San Dieguito Union High School District board to vote on faculty’s 12.5 percent raise at special meeting Dec. 17
The San Dieguito Union High School Board decided to delay its scheduled Dec. 10 vote on its tentative agreement with the San Dieguito Faculty Association, which includes the faculty’s first master contract raise since 2007. The tentative agreement will now be heard at a special board meeting on Dec. 17 at 4 p.m., although not all board members will be available to attend.
On Dec. 7, San Dieguito Union High School District (SDUHSD) trustee John Salazar requested that the vote be postponed as the wage increase had only been published on Dec. 4. Salazar said he felt that the board and the public should have more time to review the agreement and its impact on the district’s budget as it represents over $5 million in yearly wages.
“I want to be here (on Dec. 17) and I want to vote but I have an obligation to my employees, stockholders and clients and I can’t be here,” Salazar said, noting he gave three alternative meeting date options and times. “It’s too bad because I would’ve liked to be there to vote but I can’t.”
Salazar said he has committed to calling in to attend the meeting telephonically.
San Dieguito Faculty Association’s tentative three-year contract agreement includes a 7 percent salary increase retroactive to July 1, 2015, a 5.5 percent salary increase for 2016-17 and the flexible spending account will be replaced with district health care.
The agreement was reached through productive interest-based and collaborative negotiations.
According to SDUHSD Superintendent Rick Schmitt, the agreement needs to be voted on by Dec. 31 for CalSTRS (California State Teachers’ Retirement System) new regulations on creditable compensation as it relates to healthcare benefits. The new regulations require school districts to end the flexible spending account model by the end of 2015.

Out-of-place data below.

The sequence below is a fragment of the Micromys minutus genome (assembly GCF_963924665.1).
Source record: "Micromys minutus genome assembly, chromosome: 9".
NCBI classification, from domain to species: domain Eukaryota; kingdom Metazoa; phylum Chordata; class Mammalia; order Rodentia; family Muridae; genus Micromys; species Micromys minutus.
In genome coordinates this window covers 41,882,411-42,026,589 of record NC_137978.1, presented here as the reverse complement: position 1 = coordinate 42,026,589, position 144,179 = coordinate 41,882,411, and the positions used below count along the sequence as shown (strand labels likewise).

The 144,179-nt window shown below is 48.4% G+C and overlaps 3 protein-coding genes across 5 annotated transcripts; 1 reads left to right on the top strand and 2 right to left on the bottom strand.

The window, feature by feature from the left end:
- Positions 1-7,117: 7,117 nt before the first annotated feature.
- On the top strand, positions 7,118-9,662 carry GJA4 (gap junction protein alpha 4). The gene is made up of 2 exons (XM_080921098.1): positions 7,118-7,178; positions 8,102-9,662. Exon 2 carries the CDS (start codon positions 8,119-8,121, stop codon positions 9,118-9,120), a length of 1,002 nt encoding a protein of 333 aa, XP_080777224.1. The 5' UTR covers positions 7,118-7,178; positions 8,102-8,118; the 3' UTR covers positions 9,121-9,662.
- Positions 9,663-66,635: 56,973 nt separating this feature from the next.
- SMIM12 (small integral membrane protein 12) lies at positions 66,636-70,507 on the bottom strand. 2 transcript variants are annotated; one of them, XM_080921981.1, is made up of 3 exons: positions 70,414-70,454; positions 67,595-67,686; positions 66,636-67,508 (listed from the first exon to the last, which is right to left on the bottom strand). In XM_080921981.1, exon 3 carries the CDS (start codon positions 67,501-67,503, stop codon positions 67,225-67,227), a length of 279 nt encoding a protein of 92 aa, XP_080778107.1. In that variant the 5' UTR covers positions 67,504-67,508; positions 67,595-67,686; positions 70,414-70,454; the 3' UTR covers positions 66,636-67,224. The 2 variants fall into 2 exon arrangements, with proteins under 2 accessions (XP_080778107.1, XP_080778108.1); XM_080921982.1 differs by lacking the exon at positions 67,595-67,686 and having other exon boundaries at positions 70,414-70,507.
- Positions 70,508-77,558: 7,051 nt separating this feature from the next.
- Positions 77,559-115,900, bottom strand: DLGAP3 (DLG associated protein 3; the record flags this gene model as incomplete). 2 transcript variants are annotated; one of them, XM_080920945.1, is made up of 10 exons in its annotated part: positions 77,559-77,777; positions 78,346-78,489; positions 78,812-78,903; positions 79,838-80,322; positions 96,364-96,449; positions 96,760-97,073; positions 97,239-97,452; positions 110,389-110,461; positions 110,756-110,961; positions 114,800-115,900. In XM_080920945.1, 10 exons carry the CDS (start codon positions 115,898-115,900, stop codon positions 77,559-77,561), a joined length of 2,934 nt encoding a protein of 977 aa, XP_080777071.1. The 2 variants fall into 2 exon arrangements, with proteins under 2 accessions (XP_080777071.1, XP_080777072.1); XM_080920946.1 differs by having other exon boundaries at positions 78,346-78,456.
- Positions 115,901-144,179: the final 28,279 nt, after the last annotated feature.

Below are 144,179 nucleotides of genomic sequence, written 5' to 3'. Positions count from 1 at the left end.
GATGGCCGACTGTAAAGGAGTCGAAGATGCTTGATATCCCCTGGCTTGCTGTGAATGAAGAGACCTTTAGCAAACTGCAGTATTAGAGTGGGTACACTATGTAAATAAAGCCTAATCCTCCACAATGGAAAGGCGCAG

“We can’t wait until 2016,” Schmitt said. “Therefore, the special meeting must take place next week.”
Salazar wanted to know why the district had backed itself into such a tight timeline.
“You knew this was coming up, why wait until the end of the year?” Salazar asked.
Schmitt said they did begin negotiations in the summer but the process was “incredibly complex” due to the transitioning from the district’s years-old flexible spending account model of delivering health care benefits to a more traditional model.
“It was tens of millions of dollars that we didn’t want to pass onto the taxpayers or the employees,” Schmitt said, noting that to deal with the complex legal and financial issues took countless staff hours and multiple meetings — staff even worked on Thanksgiving Day and weekend.
“The good news is we got it done,” Schmitt said, noting that the contract language and salary items came later and went much faster.
Salazar said he took issue with the fact that it took the district months to get through such a complicated issue and then he was only given a day or a week to get through it. He said the public, too, deserved more time to view the disclosure of the collective bargaining tentative agreement.
Schmitt said scheduling the Dec. 17 special meeting allowed for the requested extra time while still meeting the district’s Dec. 31 deadline.
The change in meeting schedule personally impacted SDUHSD Vice President Joyce Dalessandro — she cancelled travel plans, changed flights and will now miss her grandchildren’s holiday performance.
“I only say this to illustrate the importance of this meeting to the teachers in the district and to me,” Dalessandro said. “We are public servants and elected officials and I believe that it is my responsibility to be present at this critical meeting.”
Trustee Mo Muir said that while she was not happy with the district’s process, she wanted to let the teachers know that she appreciates them and all they do to make San Dieguito the best district in the county.
“I’m always 100 percent behind you,” Muir said to teachers in attendance at the meeting. “You’ve done a great job.”
Get the RSF Review weekly in your inbox
Latest news from Rancho Santa Fe every Thursday for free
You may occasionally receive promotional content from the Rancho Santa Fe Review.